Trump's response was to disregard his intelligence community's 
conclusion that Crown Prince Mohammed Bin Salman ordered the killing and to reassert his commitment to the US-Saudi alliance, praising Saudi Arabia for "keeping oil prices at reasonable levels".

Read more: World Press Freedom Day: Middle East still most dangerous region for journalists

Khashoggi's gruesome murder abroad overshadowed the plight of journalists within the kingdom. At least 30 journalists were jailed by Saudi Arabia at time of the publication of the WPFI, and activist and journalist Eman al Nafjan, who blogged at Saudi Woman, had recently been released provisionally from prison after 12 months. Al Nafjan was part of a cohort of women activists who were arrested arbitrarily in May 2018.

According to 
Alqst, an NGO documenting human rights abuses committed by Saudi Arabia, "officials at Dhahban Prison repeatedly tortured the detained activists by electrocution and flogging; some were left unable to walk or stand properly and with uncontrolled shaking of the hands and marks on the body."

Sisi has turned Egypt into 'one of the world's biggest prisons for journalists' - Reporters Without Borders

Egypt, the second largest recipient of US aid, dropped two spots in the WPFI to 163, under the military dictatorship of Abdel Fattah al-Sisi, who overthrew in 2013 the democratically elected government of Mohammed Morsi in a major setback for the Arab Spring.

In his continued crackdown on freedom of speech, Sisi has turned 
Egypt into "one of the world's biggest prisons for journalists," according to Reporters Without Borders.

In March 2019, Mahmoud Abu Zeid, a celebrated Egyptian photojournalist better known as Shawkat, was finally released from prison after Egyptian authorities meted out a five-year sentence to him in a mass trial during which he was accused of murder and membership in a terrorist organization for his role in covering the brutal crackdown against protesters in Rabaa Square in which Egyptian forces killed hundreds.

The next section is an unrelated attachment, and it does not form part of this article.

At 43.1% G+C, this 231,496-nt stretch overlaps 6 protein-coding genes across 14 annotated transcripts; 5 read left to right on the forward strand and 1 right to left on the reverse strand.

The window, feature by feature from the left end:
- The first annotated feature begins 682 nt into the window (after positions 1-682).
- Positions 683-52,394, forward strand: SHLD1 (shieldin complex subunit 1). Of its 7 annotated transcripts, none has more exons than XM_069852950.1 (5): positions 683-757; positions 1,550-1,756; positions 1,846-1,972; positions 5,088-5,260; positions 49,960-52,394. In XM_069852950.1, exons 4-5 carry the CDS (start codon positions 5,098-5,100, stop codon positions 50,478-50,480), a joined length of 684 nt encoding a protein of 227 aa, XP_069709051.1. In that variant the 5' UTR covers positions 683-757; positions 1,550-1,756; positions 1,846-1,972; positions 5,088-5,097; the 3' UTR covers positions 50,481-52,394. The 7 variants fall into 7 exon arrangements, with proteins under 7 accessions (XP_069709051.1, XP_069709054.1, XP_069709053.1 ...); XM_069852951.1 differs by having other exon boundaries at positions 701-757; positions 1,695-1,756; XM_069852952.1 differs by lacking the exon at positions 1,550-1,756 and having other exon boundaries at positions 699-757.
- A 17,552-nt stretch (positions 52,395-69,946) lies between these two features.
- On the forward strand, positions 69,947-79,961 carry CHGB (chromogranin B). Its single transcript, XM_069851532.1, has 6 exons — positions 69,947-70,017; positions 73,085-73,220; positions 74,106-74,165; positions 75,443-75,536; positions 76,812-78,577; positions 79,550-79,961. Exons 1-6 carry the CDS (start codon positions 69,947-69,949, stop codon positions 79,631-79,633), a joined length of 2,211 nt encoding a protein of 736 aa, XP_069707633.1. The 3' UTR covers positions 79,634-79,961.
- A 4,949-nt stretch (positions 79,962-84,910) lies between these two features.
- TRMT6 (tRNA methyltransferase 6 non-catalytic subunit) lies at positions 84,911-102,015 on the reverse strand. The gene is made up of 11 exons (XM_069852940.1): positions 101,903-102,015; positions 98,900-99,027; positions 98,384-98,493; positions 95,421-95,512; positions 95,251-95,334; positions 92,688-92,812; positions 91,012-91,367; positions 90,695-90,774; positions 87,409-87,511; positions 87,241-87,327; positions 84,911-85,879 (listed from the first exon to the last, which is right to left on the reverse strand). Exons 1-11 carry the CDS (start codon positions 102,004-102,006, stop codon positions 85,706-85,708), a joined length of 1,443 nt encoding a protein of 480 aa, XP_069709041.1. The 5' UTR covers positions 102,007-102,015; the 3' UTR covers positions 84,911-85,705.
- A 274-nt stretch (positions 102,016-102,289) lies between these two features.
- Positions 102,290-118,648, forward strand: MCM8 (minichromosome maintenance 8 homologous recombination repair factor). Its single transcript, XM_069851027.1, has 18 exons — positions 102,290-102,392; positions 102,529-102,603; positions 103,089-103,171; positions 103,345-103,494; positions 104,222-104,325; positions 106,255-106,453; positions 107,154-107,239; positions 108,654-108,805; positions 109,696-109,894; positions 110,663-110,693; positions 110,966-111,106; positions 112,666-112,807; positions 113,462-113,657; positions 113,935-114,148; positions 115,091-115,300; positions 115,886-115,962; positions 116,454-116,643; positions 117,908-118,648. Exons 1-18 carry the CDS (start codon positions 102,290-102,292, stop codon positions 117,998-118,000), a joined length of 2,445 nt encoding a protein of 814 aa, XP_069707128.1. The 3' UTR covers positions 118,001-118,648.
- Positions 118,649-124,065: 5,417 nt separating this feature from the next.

Amnesty International condemned Egypt's jailing of Shawkat "simply for doing his job as a photojournalist and documenting the police brutality that took place that day."

The Israeli-occupied Palestinian West Bank and Gaza, ranking 137th in the WPFI, was an exceptionally dangerous place for journalists last year. Israel, the largest recipient of US military aid, has forbade freedom of the press for Palestinians under military occupation since 1967 through Military Order 101.

Israel's repression of Palestinian journalists intensified after Palestinians in the Gaza Strip launched in March 2018 the Great March of Return, an ongoing weekly protest against Israel's blockade and occupation of the territory and for the rights of refugees to return to their homes.

In April 2018, Israeli snipers killed journalists Yasser Murtaja, aged 30, and Ahmed Abu Hussein, aged 24. According to a UN commission of inquiry, both journalists were clearly identifiable as members of the media at the time they were killed, wearing blue vests and helmets marked "PRESS".

The commission found "reasonable grounds to believe that Israeli snipers shot journalists intentionally, despite seeing that they were clearly marked as such," a potential war crime.

Given Trump's vilification of the media domestically, it is unfortunate that journalists in Middle Eastern countries allied to the United States will likely face continued repression with Washington's acquiescence.

Josh Ruebner is Senior Principal at Progress Up Consulting and is the author of Israel: Democracy or Apartheid State? and Shattered Hopes: Obama's Failure to Broker Israeli-Palestinian Peace.

Follow him on Twitter: @joshruebner

Opinions expressed in this article remain those of the author and do not necessarily represent those of The New Arab, its editorial board or staff.